Lyons, Colorado was a thriving creative community with a myriad of opportunities for local and non-local artists to showcase their work. This small town was home to 440 Gallery & Studios, Now Gallery, Western Stars Gallery & Studio, Nicholas Angelo Fine Art, Brian Bradley Fine Arts, The Corner Studios, Red Canyon Art Co., and Ralston Bros. Antiques. There were revolving shows at Stone Cup, Lyons Fork, and Town Hall, plus Apple Valley’s private pop-up artist talks, and an annual art market, Art at Riverbend, to name a few. All of which came to a screeching halt when the COVID-19 global pandemic shuttered our businesses and galleries.
While sweeping infrastructure changes and threat of defunding arts have affected the arts internationally, the pandemic has almost depleted the Lyons arts and culture experience that was finally reestablishing its identity after the 2013 flood. The headway made by many local artists in finding a market and community that enabled them to cover their living expenses and create was suddenly and indefinitely cancelled.
“We’ve been edited by crisis,” says Daniel Strawn, longtime Lyons multi-media artist. “The hit is not just financial, it is cultural. It is personal.”
Where do our artists turn and how can our community support and nurture our culture? The answer may be with the Lyons Arts and Humanities Commission (LAHC).
“We are helping where we can,” said Lauren Click, LAHC Chair. “People can engage with heARTS of LYONS Outdoor Arts Collection, one of two ongoing public art programs the LAHC oversees. They can interact with the art installations online and in person.”
LAHC also oversees the “Creative Outlets” program where commissioned artists create pieces utilizing utility boxes as their canvas. Unfortunately for Lyons artists, the commission work for both LAHC programs is open to anyone in the greater region and the United States. And while this inclusion is good for the greater arts community of the region, local resources are limited. Keep in mind, Boulder Arts and Cultural Council has a budget well over $900,000 for its artists in comparison to Lyons which operates under a budget closer to $5,000-$8,000.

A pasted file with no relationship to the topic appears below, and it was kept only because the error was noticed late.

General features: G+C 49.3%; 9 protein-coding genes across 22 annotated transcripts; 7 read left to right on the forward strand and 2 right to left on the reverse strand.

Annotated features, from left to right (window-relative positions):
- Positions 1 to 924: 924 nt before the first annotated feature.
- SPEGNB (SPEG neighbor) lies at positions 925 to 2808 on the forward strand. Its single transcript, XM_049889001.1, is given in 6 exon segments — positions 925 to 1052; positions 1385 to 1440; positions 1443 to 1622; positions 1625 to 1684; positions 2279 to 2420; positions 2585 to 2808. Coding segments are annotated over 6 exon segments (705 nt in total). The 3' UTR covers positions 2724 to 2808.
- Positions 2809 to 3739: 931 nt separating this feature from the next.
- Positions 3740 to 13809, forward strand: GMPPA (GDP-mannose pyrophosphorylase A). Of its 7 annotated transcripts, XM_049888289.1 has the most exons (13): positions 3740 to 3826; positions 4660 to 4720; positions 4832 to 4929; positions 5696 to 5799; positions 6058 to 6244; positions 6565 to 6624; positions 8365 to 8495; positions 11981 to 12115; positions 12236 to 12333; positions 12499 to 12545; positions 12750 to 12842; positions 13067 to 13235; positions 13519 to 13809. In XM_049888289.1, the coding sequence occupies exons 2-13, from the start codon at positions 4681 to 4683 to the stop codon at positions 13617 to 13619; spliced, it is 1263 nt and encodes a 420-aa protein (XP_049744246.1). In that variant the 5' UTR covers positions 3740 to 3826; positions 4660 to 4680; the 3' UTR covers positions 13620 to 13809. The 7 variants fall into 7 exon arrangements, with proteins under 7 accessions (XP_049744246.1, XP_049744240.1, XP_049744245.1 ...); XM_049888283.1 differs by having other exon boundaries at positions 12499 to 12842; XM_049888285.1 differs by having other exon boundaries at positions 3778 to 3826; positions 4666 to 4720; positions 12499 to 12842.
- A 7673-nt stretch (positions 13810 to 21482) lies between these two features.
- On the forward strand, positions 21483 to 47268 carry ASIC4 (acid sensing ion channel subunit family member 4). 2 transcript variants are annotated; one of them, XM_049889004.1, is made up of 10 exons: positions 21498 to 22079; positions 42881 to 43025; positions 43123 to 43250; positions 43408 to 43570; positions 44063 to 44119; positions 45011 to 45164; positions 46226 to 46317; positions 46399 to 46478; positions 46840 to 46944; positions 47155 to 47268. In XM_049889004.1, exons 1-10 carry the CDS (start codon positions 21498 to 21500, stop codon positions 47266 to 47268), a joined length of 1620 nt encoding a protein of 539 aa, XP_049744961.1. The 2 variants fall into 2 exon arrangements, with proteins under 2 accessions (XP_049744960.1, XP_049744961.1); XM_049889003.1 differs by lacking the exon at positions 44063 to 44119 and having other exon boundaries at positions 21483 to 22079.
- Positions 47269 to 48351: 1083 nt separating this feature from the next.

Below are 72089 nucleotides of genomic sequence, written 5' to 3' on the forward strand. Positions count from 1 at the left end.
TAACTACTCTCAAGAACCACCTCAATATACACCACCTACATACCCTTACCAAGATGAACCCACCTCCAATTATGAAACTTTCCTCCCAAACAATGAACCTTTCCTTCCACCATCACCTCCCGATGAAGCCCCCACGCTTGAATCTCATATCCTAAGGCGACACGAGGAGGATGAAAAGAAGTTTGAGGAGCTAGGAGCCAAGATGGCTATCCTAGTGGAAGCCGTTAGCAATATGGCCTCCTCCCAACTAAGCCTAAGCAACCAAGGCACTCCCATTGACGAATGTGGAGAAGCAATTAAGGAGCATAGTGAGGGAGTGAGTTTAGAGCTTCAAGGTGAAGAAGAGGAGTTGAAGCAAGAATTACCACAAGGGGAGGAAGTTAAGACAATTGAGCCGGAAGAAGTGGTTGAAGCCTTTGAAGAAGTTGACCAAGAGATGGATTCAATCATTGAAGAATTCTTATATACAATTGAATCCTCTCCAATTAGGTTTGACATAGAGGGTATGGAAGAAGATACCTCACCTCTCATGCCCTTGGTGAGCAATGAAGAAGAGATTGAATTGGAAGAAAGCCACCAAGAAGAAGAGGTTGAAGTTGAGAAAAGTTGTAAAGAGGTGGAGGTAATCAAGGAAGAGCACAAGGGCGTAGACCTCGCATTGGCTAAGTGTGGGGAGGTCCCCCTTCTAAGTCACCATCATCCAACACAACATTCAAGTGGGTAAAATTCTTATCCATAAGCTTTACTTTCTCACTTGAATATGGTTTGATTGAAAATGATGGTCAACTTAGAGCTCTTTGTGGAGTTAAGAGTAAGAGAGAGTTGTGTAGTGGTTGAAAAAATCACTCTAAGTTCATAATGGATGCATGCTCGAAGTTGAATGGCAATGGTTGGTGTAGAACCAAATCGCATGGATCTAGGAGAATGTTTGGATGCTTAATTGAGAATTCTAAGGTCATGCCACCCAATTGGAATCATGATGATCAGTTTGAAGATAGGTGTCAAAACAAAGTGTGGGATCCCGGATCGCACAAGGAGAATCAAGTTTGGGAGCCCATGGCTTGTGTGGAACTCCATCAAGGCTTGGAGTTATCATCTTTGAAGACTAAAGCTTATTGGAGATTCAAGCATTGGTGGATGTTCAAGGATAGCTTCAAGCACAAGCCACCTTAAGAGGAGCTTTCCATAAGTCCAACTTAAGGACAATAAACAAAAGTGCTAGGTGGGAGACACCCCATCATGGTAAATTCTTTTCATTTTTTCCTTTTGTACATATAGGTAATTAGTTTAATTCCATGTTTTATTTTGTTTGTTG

The public can act on ways to help local artists, photographers, musicians, and more. There are multiple tried and true programs geared toward empowering the local art scene that volunteers can facilitate. People can approach LAHC, who works for us. They can send an email to Chair Lauren Click, to ask to attend their meetings as an observer, or with suggestions on how to help the arts community. However, LAHC cannot do it all. Advocacy takes a village.
We need to think and proceed in unprecedented ways. A Commission cannot support what they are not aware of. Here is a list of possible solutions that LAHC could do:
· Advocate for a local version of the New Deal, which took place during the 1930s Depression. The government commissioned out-of-work artists to do large public art projects.
· Revise the “public art call for artists” to be for qualifying Lyons artists only.
· Offer a grant research and writing workshop specifically for artists and musicians.
· Produce a storefront web page dedicated to Lyons artists, either with their works-for-sale or a sample image and a link to their web site.
· Actively pursue volunteers to help facilitate programs.
· Seek out artists to come to meetings to give their thoughts.
· More actively seek out grants, both for LAHC to distribute, and to educate artists on where to apply.